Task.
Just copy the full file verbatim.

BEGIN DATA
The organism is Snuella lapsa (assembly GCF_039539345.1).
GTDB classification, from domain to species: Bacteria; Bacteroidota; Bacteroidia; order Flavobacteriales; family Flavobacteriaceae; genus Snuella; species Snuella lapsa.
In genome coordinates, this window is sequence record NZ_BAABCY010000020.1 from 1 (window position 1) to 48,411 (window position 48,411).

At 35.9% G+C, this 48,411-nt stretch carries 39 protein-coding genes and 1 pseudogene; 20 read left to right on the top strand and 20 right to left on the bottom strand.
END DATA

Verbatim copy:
The organism is Snuella lapsa (assembly GCF_039539345.1).
GTDB classification, from domain to species: Bacteria; Bacteroidota; Bacteroidia; order Flavobacteriales; family Flavobacteriaceae; genus Snuella; species Snuella lapsa.
In genome coordinates, this window is sequence record NZ_BAABCY010000020.1 from 1 (window position 1) to 48,411 (window position 48,411).

At 35.9% G+C, this 48,411-nt stretch carries 39 protein-coding genes and 1 pseudogene; 20 read left to right on the top strand and 20 right to left on the bottom strand.